Being constructive works changes in any relationship. Whether you struggle with your employer, spouse, pastor, friend, sibling, co-worker, or neighbor, you can love by being constructive. Even if you are not a believer, even if you think following the Bible is for the weak, you can follow this principle and see the change it produces.
When I am frustrated, hurt, or bewildered with someone, there is one thing I try to do. It’s not one of my favorite things to do, mind you. Yet, when I do this, I find light at the end of the tunnel. I also find release from my dark emotions.
I don’t do this because it’s easy in the moment, but because it’s the right thing to do. How do I know it’s the right thing? Because the Love Chapter says so.
This nugget in 1 Corinthians 13 tells us that true love is slow to lose patience and looks for a way of being constructive. I know this works – and believe me, I also know it is not easy.
Looking for a way
When I choose to love, it is a choice that I make. I “will” myself to love. One of the ways I do this is I look for a way to be constructive. It’s not always right in front of my face. Sometimes I have to diligently and deliberately look for a way to be constructive. To be constructive is to “serve a useful purpose or tend to build up.”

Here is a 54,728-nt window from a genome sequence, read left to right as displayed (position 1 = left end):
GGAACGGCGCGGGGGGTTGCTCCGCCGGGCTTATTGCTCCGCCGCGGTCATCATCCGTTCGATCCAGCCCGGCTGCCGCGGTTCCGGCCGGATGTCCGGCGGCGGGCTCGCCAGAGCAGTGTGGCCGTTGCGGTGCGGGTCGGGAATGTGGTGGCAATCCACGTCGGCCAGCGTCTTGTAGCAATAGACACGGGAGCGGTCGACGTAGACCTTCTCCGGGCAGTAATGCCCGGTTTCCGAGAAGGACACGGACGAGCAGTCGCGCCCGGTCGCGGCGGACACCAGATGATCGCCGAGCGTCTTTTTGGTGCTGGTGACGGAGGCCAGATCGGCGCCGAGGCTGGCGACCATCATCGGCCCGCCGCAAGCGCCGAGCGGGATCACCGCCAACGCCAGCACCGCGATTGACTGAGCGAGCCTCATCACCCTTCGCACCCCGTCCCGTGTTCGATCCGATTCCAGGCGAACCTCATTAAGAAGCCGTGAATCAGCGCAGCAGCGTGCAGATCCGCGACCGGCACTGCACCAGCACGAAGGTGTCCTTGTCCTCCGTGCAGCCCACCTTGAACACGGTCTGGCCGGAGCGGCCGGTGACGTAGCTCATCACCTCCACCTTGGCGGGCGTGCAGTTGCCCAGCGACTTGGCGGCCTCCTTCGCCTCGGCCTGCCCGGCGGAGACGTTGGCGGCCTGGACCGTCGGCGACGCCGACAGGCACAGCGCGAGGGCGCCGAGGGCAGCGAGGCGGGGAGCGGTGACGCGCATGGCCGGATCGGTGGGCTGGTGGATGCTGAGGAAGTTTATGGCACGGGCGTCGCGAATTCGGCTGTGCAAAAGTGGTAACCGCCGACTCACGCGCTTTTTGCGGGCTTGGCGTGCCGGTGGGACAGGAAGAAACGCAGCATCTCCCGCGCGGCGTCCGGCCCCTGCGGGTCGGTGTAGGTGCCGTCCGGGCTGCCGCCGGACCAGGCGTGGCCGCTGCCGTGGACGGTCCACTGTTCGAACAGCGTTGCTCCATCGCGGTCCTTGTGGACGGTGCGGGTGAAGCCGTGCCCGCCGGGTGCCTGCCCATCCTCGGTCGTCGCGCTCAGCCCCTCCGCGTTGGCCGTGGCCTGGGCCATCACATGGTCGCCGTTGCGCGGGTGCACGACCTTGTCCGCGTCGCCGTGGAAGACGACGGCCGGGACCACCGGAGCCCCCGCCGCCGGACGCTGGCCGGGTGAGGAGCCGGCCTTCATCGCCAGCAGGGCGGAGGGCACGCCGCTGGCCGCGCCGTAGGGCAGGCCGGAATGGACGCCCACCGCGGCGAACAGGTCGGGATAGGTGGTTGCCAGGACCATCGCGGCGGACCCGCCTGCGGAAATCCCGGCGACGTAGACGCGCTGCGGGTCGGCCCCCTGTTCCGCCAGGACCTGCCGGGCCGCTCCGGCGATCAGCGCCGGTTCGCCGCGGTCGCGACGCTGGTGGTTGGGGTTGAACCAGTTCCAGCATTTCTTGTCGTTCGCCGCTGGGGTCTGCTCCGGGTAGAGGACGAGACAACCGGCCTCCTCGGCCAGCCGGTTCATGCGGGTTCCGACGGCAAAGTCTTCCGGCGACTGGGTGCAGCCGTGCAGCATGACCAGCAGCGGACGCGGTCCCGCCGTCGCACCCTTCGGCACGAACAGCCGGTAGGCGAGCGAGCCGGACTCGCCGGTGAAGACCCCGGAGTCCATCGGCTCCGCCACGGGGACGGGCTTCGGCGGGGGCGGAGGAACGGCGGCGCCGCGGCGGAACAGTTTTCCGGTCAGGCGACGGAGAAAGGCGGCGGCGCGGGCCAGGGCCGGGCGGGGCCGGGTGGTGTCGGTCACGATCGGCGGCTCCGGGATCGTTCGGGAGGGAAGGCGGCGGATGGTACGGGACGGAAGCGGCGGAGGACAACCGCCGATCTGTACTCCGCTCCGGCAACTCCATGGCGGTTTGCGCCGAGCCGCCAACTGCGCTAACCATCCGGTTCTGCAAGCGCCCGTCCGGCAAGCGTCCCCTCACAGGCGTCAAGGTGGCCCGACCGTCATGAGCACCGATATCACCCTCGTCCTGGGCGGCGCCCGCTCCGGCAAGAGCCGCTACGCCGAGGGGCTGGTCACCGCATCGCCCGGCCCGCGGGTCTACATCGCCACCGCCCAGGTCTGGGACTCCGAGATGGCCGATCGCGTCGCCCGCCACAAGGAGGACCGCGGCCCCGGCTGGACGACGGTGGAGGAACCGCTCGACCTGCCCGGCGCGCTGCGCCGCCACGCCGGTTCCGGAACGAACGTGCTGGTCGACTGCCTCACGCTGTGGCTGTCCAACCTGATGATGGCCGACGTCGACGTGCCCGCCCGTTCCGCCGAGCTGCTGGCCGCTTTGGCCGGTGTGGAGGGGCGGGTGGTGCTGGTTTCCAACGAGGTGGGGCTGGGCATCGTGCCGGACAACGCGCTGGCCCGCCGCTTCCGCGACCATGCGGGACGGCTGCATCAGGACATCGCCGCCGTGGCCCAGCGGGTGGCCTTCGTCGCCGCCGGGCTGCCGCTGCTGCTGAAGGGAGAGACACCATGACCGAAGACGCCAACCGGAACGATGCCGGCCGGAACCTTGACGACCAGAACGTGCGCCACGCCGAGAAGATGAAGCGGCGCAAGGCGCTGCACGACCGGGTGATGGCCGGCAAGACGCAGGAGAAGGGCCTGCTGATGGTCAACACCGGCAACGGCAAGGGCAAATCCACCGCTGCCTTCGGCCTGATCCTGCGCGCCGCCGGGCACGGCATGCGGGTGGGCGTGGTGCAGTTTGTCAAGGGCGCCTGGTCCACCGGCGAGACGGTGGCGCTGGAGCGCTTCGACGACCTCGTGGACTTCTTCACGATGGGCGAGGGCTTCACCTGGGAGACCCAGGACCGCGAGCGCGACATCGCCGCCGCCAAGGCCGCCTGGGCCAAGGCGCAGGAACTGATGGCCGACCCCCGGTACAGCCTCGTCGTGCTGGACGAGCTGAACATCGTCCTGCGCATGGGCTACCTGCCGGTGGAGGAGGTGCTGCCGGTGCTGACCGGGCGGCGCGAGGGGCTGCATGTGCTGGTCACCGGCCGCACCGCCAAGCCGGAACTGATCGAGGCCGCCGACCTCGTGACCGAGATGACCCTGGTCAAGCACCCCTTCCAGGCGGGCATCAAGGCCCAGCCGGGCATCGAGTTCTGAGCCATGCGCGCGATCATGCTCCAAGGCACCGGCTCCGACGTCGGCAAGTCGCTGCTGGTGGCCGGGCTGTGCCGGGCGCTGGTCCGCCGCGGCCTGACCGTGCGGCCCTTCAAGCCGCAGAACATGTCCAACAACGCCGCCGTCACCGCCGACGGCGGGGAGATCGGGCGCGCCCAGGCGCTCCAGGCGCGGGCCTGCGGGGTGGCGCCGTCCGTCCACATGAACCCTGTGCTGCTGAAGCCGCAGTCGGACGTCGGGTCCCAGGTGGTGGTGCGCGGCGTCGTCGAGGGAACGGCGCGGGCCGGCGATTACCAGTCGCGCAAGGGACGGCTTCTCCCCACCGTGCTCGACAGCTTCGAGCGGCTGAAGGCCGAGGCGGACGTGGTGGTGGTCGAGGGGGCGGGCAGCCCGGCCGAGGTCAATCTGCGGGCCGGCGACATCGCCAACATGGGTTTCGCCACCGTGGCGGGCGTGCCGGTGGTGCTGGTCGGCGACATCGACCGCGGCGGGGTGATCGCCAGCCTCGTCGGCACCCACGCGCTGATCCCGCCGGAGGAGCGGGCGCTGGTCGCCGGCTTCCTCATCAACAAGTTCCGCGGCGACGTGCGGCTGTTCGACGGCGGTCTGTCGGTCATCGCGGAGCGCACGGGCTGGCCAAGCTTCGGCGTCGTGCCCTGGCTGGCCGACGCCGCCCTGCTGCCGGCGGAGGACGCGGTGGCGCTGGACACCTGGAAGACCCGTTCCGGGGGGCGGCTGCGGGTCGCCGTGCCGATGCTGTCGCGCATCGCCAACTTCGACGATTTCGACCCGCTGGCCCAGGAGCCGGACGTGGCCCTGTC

How do we build someone or something up? This is something constructive. We choose to build instead of tear down. It does not mean we are untruthful or that we ignore what is incorrect. We simply choose to build instead of tear down because we can and because we should.
Suggestions for being constructive
Here are some ways I have found to build up when I could tear down.
- Pray. It’s hard to remain an enemy when we sincerely pray for that person.
- Compliment or commend. Find a way to express gratitude, appreciation, or simply thank someone for something positive.
- Do something for that person. You’ll find a way if you’re sincere. I’ve made bread and given it to someone. I’ve written notes of appreciation. Be positive in front of others toward this unlikeable person.
- Forgive. Keep the grudge at bay. If you don’t, you’ll become bitter.
- Shut up. Do not pass your grudge on to others – whether it’s your spouse, your kids, neighbors, co-workers, or friends.
A final word on being constructive
When we do not choose to build up, we find ourselves tearing down. You can’t do both.You're either demolishing and destroying or building constructively Click To Tweet You get to choose which it will be. When you truly want to love someone, begin by being constructive. Guaranteed, all the other descriptions of love in that I Corinthians 13 will fall into place.
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